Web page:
In this day and age, it is common for shareholders of a company to enter into an agreement (and commonly into a Shareholders’ Agreement (“SHA”)) on how the company is to be governed. A SHA can be simple or comprehensive, and helpful, regardless of area of business, e.g., fintech, investments, biotechnology, manufacturing or even professional services.
Q1. What’s a Shareholders’ Agreement?
A SHA is a framework governing the relationship among the shareholders and operations of a company. A SHA specifies shareholders’ rights and obligations, regulates the management of the company, ownership of shares, privileges, voting and various protective provisions for shareholders. The aim of an SHA is to set out and bind shareholders to rules in anticipation of issues that could become problematic in the future. SHAs should ideally be entered into at the inception of a company between the founders and may include the business plan, investment amounts and roles and responsibilities of the parties. SHAs are also commonly entered into upon a restructuring, additional investments or change of direction.
Q2. Articles of Association v Shareholders Agreement – don’t they serve the same purpose?
While the articles of association is the fundamental constitutional document of a company, they are often standard forms used by corporate services companies based on the Hong Kong Companies Ordinance, Cap. 622.
Moreover, Articles of association are public documents, making them inappropriate for addressing matters such as investment amounts, governance, share transfer restrictions and other sensitive or confidential matters.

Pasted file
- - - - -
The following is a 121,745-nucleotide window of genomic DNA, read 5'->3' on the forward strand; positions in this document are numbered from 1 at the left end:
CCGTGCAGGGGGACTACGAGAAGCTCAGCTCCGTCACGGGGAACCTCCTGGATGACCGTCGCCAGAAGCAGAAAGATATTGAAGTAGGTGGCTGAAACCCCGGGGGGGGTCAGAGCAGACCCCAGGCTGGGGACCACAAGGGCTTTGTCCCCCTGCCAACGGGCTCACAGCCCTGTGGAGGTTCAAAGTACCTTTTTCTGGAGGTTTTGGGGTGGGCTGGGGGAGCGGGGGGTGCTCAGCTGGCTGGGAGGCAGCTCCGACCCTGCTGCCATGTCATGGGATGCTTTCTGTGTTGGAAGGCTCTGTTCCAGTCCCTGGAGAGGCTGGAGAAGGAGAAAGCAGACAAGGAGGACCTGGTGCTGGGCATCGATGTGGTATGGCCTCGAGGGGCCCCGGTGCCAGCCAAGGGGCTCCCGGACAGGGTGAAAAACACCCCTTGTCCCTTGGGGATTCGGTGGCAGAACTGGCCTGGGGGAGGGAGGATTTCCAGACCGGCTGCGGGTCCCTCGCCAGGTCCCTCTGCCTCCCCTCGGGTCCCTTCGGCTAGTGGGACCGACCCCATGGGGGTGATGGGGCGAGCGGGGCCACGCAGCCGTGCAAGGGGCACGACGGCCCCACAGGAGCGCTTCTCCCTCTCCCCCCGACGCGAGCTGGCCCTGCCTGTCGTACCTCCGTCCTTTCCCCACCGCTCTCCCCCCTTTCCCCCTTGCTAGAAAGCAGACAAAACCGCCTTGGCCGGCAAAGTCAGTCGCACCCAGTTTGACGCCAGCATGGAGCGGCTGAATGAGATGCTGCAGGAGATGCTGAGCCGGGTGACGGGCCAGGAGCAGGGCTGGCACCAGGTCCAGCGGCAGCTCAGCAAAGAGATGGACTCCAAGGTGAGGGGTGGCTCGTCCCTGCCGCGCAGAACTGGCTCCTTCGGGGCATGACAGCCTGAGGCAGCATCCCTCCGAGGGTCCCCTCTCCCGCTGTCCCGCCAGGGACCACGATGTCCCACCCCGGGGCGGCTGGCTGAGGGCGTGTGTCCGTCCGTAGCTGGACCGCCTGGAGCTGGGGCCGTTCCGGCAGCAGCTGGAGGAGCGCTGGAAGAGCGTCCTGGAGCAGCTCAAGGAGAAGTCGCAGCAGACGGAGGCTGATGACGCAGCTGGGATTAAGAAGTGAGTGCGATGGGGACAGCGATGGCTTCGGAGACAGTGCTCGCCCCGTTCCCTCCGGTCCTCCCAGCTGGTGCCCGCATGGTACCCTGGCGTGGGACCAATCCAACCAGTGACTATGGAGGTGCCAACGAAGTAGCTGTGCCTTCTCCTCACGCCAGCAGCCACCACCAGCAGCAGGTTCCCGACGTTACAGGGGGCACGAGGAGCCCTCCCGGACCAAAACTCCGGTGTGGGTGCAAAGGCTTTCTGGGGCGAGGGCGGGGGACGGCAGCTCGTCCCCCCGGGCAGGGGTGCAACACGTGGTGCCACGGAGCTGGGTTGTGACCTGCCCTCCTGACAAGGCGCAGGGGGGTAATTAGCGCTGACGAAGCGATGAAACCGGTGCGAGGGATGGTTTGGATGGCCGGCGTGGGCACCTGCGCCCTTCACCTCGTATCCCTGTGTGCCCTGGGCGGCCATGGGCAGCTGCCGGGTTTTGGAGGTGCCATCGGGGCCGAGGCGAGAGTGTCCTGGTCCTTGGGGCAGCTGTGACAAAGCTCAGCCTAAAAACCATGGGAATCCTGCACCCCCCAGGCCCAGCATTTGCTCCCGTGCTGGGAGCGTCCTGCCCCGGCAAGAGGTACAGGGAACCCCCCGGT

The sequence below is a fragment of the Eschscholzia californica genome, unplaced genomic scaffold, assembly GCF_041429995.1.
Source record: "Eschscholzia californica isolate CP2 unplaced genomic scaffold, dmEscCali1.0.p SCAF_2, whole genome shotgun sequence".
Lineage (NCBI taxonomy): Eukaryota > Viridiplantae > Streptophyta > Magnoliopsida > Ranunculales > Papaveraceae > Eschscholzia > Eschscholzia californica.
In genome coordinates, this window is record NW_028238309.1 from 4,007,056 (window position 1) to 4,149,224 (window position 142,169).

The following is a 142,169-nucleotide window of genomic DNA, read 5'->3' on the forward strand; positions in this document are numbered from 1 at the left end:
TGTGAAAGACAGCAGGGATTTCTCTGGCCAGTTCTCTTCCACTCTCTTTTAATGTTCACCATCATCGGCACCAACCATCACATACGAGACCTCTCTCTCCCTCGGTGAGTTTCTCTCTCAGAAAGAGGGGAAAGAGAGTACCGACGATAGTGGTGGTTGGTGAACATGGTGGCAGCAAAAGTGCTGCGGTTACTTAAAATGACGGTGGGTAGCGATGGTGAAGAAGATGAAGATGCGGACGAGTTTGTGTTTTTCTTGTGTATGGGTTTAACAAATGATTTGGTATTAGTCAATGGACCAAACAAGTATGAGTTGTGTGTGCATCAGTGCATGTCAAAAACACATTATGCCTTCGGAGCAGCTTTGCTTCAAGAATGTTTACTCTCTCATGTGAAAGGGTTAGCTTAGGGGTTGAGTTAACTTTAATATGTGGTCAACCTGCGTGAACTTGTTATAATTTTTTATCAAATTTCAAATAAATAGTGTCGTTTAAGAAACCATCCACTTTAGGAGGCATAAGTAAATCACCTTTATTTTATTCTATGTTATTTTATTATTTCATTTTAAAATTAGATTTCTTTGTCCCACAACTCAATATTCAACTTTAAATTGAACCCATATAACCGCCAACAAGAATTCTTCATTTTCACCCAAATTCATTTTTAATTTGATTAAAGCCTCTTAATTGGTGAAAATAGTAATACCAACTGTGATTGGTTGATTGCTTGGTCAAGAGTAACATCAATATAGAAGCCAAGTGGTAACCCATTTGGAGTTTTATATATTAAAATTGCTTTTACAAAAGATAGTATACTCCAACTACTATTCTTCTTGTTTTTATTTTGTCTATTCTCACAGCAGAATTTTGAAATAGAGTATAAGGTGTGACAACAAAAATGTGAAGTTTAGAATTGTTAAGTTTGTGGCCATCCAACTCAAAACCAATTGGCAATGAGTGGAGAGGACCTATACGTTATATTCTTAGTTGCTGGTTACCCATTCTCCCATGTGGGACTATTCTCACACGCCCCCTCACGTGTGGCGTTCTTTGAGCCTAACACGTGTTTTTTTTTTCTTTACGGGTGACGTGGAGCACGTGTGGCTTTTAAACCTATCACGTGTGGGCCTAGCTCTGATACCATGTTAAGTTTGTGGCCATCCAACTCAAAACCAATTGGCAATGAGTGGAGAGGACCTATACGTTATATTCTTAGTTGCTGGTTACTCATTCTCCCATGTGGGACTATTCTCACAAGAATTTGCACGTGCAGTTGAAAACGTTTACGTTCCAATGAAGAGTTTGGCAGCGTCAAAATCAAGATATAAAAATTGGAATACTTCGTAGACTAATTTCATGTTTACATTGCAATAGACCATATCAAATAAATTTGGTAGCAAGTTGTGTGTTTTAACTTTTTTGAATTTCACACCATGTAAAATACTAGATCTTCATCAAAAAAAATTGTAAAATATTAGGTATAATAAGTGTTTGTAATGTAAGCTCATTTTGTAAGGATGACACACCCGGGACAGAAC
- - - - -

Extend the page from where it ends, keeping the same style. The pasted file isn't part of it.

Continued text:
A SHA will cover many aspects of the relationship between the shareholders and can address issues unique to those shareholders or that company. The SHA will often be entered into at the same time, or reference further agreements to be entered into between individual shareholders and the company, such as employment or management agreements, supply agreements and technology transfer agreements (e.g., intellectual property licences, patents, trademarks or copyrights) among others.
Q3. Start Up, Financing and Pre-emption Rights – what do I need to know?
A SHA may contain the company’s initial business plan and financing, including the timing, investment amounts and number of shares subscribed by shareholders. Because the initial investment may be insufficient to meet the company’s growth needs, the SHA may set out requirements for further funding, such as additional share subscriptions, shareholder loans or bank or other third-party financing.
In the case of bank financing, certain shareholders may wish to have protections in the SHA that they will not be required to provide any guarantees or collateral in the financing.
Comparably, when additional funds are sought through new share subscriptions, shareholders may want to ensure the ability to maintain their percentage ownership in the company by including in the SHA a pre-emptive right to proportionately subscribe to any new issue of shares.
Q4. Board and Shareholder Governance – how can shareholders protect themselves?
Directors have both the authority and responsibility to run and operate a company, and typically important decisions are made by majority vote of the directors. Without specific provisions in the articles of association or a SHA, the rights of a shareholder are limited.
For protection, minority shareholders ideally would have representation on the board of directors, which would provide the right to participate in the company’s decision-making and access important information not otherwise available. Additionally, a SHA could include provisions requiring certain actions of the company, e.g., taking on new debt, sale of intellectual property or a major asset, entering a new business line, annual operating budget, to obtain a supermajority or unanimous approval vote of the directors or shareholders.